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Preparing for the TSA

27th August 2019

The Thinking Skills Assessment (TSA) is being used more widely in Oxford and Cambridge admissions processes to help universities narrow down candidates based on their score.

It is important that you know whether you will need to sit it, so that you can prepare for the test to give yourself the best chance of success in the admissions process.

Below is the latest information for 2019 applicants.
 

What is the TSA? 

The TSA is an admissions test used by Oxford, Cambridge, and UCL in its European Social and Political Studies. It is a 50 question multiple-choice test designed to test your critical thinking and problem solving skills.

In practice, this means you may need to interpret passages, visualise shapes, or make mathematical calculations. The TSA tests a wide range of skills, which is why it is used for both humanities and science admissions, so do not worry if you feel that you are weaker on one type of question.  

Who has to sit the TSA and where do they have to sit it?

Applicants for these Oxford courses will need to set the TSA, and all except History and Economics and Chemistry applicants will need to complete a 30 minute essay (Section 2).

• Chemistry
• Economics and Management
• Experimental Psychology
• Geography
• History and Economics
• Human Sciences
• Philosophy and Linguistics
• Philosophy, Politics and Economics (PPE)  
• Psychology and Linguistics
• Psychology and Philosophy

Applications to Cambridge are a little more complex, as some colleges require the admissions test while others don’t.

The courses for which you may need to sit the TSA are:

• Geography
• Land Economy
• Psychological and Behavioural Sciences

You can find the full details of which colleges ask candidates to sit the TSA on the Cambridge Pre-interview assessments website. Simply select which course you are applying for a list of the colleges that require the test.

You should also note that the Cambridge TSA is sat by applicants at the interview stage, whereas Oxford applicants take them at examination centres in October.

We advise that you also look at the TSA website to ensure you are up to date with the latest information.
 

So what exactly does the TSA involve?

The first section of the TSA must be completed in 90 minutes, and there are 50 questions to answer. It aims to assess problem solving skills, including numerical and spatial reasoning, critical thinking skills, including the ability to understand an argument, and the ability to reason using everyday language. The questions not only test your ability to interpret new information, but test how well you can do this under time pressure.

The second section is a writing task and must be completed in 30 minutes. Admissions tutors are looking to evaluate your ability to organise ideas in a clear and concise manner, and communicate them effectively in writing. Candidates can choose from a choice of four questions, where each will explore a different area (one tends to be psychology related, while another may be political or philosophical).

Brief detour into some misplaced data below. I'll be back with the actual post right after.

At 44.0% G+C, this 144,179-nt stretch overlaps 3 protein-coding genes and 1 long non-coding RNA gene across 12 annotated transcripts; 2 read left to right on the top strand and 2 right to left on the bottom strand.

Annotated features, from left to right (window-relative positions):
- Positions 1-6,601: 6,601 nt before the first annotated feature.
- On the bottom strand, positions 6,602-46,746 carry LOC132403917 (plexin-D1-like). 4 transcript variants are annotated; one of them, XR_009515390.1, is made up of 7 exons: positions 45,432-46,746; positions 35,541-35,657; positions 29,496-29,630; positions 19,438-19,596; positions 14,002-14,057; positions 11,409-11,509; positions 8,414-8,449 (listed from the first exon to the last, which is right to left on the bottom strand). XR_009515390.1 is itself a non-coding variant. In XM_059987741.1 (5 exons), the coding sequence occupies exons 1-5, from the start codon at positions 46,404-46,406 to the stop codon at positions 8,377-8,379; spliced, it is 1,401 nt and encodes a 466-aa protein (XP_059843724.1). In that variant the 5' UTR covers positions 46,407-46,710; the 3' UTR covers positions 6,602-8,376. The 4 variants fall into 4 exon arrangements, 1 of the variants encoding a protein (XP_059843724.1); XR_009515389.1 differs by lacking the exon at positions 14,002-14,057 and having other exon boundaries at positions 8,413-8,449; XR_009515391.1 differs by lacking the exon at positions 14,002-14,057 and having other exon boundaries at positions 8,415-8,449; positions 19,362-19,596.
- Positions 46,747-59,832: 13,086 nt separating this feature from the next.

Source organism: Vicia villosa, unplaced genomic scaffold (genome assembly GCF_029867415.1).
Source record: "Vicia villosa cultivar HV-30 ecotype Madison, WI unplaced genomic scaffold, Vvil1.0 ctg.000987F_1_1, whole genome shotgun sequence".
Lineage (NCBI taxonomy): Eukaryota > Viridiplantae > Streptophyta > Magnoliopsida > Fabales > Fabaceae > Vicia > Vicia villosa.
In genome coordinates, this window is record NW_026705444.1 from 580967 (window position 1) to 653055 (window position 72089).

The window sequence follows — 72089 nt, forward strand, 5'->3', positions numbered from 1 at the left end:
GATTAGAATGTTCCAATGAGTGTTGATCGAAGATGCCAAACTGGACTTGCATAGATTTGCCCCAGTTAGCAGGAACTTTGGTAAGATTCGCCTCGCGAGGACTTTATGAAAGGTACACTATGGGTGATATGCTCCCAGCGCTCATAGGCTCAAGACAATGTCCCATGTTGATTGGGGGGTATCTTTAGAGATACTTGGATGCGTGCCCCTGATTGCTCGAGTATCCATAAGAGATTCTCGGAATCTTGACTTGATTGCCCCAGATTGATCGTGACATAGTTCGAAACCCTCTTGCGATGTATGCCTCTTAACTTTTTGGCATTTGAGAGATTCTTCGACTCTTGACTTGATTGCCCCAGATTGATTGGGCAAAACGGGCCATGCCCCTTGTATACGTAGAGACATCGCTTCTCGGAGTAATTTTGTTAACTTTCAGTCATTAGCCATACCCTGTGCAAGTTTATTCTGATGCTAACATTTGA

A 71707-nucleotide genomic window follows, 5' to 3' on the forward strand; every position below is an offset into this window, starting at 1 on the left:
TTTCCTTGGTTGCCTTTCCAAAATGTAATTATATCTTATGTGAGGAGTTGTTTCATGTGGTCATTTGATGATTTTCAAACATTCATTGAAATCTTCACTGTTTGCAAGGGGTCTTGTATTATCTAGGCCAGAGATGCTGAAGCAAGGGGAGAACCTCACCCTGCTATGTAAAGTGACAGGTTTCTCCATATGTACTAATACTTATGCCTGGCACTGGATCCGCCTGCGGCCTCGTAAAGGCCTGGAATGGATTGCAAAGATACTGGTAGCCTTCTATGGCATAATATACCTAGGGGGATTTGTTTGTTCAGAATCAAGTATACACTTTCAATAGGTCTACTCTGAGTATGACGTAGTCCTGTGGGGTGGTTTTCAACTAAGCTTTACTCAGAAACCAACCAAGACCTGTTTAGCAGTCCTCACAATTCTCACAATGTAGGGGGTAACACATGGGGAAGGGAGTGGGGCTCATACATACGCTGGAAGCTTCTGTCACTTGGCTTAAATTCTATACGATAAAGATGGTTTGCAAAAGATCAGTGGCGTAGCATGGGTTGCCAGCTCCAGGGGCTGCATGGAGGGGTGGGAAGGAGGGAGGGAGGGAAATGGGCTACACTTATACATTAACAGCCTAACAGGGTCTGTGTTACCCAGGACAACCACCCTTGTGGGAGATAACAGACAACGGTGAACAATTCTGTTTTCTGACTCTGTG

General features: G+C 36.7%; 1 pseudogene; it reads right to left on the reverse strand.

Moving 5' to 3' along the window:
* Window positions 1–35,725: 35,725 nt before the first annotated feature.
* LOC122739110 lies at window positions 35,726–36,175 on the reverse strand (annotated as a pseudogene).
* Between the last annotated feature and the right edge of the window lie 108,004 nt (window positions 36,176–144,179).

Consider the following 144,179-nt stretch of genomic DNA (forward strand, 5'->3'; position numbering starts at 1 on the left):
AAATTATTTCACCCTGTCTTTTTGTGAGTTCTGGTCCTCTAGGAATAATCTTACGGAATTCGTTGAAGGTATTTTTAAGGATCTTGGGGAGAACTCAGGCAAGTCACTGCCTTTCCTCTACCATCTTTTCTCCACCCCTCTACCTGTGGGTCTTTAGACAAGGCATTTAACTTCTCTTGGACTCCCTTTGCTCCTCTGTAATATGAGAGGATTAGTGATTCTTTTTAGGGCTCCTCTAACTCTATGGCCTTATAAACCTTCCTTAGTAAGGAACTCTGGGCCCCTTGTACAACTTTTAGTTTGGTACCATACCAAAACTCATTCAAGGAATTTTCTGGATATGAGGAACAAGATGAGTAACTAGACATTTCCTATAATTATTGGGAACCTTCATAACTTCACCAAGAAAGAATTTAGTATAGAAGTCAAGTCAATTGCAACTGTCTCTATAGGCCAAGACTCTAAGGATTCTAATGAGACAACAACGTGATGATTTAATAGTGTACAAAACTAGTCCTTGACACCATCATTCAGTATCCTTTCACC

THINGS TO REMEMBER

There is no pass or fail threshold for the TSA, and you should simply aim to do as well as you can. The difficult nature of the questions and the time pressure means that typical applicants are expected to score around 60, with 70 being a very high score. This will feel very different from your A Levels or GCSEs where you may be used to score 80% or even 90%.

It is important to remember that the test is designed to feel tough, so you may still be doing very well in spite of it feeling difficult.  

How to prepare

To best prepare to sit the TSA you should:

• Understand the different aspects of the assessment, including the essay section if you need to take it.
• Learn to recognise the different question types within section 1
• Come up with strategies for tackling each question type, as well as the test as a whole
• Practise TSA style questions, using the strategies you’ve learned

Typical strategies may include underlining words in paragraphs, crossing out choices that you feel are wrong in order to narrow down your selection, or not spending too long on difficult questions. Ultimately, you should think about what strategy may be most effective for different types of question given the time pressure. However, there is no single best approach to sitting this assessment.

Our online TSA preparation course covers all the points above, taking you through the key question types in the TSA. It uses a combination of guided lessons and quizzes, including worked solutions. At the end you will take a timed full length test to see how much progress you have made. You are then able to identify further areas for improvement that you may develop when completing past papers.